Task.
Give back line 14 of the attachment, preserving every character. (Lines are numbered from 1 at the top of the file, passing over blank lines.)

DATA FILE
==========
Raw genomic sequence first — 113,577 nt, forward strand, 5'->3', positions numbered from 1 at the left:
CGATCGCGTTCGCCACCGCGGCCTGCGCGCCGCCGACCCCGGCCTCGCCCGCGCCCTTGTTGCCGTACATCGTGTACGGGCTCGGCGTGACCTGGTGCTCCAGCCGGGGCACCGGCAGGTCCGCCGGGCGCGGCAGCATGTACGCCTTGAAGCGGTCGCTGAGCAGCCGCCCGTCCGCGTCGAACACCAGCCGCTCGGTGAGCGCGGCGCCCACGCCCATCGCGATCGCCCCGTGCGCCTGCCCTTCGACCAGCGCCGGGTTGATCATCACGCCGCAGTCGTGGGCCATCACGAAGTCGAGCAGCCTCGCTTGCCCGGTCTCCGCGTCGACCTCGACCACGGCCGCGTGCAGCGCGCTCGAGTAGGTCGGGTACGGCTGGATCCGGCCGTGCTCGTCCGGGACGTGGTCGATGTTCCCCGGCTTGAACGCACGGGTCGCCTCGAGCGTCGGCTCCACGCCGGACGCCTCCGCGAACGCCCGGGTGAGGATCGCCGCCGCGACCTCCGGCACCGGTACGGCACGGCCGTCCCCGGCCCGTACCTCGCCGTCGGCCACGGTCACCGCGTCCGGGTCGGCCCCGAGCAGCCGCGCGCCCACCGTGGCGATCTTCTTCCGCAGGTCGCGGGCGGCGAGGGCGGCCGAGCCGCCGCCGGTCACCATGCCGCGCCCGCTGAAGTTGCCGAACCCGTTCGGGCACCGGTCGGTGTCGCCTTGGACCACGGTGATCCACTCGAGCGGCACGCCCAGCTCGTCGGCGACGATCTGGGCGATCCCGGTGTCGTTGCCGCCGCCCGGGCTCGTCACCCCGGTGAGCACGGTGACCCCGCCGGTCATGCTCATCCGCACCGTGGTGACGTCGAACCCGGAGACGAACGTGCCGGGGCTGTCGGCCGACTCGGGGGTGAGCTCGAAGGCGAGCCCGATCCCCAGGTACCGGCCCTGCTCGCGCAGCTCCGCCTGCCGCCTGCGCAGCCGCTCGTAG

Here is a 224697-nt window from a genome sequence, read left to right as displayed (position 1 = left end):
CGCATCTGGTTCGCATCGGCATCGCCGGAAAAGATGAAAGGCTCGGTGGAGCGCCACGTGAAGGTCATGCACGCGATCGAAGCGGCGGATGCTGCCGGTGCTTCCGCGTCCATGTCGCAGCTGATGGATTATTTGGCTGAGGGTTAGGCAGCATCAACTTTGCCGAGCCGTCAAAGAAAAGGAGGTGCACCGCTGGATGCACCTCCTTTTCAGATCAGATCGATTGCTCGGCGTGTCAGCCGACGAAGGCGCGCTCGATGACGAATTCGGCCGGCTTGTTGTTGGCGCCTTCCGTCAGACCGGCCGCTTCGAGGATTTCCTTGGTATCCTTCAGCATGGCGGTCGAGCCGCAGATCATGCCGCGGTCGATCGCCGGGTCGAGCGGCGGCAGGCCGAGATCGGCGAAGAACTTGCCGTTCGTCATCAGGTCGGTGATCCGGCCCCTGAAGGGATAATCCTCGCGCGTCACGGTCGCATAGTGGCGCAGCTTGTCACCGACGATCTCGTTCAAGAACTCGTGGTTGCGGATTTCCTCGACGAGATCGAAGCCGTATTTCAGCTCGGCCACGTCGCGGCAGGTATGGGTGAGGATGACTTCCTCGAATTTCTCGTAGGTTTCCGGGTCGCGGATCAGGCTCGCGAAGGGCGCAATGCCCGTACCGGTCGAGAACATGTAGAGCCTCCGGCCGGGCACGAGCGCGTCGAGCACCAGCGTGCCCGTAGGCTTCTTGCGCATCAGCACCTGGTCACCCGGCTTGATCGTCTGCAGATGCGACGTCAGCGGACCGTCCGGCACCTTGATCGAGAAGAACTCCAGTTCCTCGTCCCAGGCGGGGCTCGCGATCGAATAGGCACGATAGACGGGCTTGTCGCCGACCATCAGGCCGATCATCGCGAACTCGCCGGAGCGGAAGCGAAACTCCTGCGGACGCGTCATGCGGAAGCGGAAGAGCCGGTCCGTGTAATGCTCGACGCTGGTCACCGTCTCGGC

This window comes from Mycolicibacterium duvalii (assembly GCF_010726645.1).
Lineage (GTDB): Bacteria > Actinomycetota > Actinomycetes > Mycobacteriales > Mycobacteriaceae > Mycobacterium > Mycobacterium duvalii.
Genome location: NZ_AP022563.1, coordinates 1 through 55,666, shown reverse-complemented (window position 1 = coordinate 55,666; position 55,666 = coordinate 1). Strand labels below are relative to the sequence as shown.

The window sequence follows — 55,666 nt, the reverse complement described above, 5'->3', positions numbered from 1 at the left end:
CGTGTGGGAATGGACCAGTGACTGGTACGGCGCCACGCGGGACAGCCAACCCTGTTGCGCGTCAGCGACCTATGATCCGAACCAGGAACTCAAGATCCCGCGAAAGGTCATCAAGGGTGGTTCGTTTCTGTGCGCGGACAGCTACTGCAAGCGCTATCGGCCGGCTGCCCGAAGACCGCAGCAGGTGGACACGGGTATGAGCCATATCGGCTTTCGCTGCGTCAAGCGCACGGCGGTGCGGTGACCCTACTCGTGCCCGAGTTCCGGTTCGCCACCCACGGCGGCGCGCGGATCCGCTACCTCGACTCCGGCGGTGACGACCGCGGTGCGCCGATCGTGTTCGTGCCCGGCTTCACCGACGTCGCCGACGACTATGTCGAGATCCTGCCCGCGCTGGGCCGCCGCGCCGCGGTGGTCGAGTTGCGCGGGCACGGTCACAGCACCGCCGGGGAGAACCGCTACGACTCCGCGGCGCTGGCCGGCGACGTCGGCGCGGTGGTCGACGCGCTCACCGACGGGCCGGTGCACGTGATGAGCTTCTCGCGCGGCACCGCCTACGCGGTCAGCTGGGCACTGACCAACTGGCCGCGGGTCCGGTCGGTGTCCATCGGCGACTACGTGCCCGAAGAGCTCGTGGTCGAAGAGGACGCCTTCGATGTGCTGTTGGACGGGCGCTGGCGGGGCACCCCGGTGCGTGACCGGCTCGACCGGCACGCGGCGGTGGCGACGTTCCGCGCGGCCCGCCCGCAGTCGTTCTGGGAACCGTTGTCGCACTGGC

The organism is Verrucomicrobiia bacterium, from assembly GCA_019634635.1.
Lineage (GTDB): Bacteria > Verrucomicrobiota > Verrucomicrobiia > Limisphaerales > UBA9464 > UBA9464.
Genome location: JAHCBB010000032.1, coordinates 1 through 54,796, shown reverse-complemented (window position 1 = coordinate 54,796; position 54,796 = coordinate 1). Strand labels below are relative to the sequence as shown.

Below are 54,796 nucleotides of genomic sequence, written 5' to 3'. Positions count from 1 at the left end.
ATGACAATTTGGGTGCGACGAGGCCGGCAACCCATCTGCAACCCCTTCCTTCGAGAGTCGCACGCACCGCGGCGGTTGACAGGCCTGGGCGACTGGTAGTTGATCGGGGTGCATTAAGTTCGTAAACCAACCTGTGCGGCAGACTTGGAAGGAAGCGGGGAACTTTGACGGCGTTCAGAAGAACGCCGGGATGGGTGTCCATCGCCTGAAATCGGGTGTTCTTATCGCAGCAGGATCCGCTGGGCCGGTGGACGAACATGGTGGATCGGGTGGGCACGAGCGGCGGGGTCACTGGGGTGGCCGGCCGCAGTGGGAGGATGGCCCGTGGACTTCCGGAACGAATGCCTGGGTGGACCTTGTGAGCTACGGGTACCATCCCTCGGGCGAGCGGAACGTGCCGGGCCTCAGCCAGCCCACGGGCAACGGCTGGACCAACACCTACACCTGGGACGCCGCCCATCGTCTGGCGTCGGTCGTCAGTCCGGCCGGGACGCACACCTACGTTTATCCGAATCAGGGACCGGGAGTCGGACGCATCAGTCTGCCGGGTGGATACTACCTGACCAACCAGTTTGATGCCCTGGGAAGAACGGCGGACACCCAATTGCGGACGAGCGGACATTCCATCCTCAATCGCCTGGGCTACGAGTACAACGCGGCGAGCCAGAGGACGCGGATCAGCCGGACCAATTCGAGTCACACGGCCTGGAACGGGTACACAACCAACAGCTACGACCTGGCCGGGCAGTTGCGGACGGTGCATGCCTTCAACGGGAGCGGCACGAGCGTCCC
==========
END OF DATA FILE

ATGACAATTTGGGTGCGACGAGGCCGGCAACCCATCTGCAACCCCTTCCTTCGAGAGTCGCACGCACCGCGGCGGTTGACAGGCCTGGGCGACTGGTAGTTGATCGGGGTGCATTAAGTTCGTAAACCAACCTGTGCGGCAGACTTGGAAGGAAGCGGGGAACTTTGACGGCGTTCAGAAGAACGCCGGGATGGGTGTCCATCGCCTGAAATCGGGTGTTCTTATCGCAGCAGGATCCGCTGGGCCGGTGGACGAACATGGTGGATCGGGTGGGCACGAGCGGCGGGGTCACTGGGGTGGCCGGCCGCAGTGGGAGGATGGCCCGTGGACTTCCGGAACGAATGCCTGGGTGGACCTTGTGAGCTACGGGTACCATCCCTCGGGCGAGCGGAACGTGCCGGGCCTCAGCCAGCCCACGGGCAACGGCTGGACCAACACCTACACCTGGGACGCCGCCCATCGTCTGGCGTCGGTCGTCAGTCCGGCCGGGACGCACACCTACGTTTATCCGAATCAGGGACCGGGAGTCGGACGCATCAGTCTGCCGGGTGGATACTACCTGACCAACCAGTTTGATGCCCTGGGAAGAACGGCGGACACCCAATTGCGGACGAGCGGACATTCCATCCTCAATCGCCTGGGCTACGAGTACAACGCGGCGAGCCAGAGGACGCGGATCAGCCGGACCAATTCGAGTCACACGGCCTGGAACGGGTACACAACCAACAGCTACGACCTGGCCGGGCAGTTGCGGACGGTGCATGCCTTCAACGGGAGCGGCACGAGCGTCCC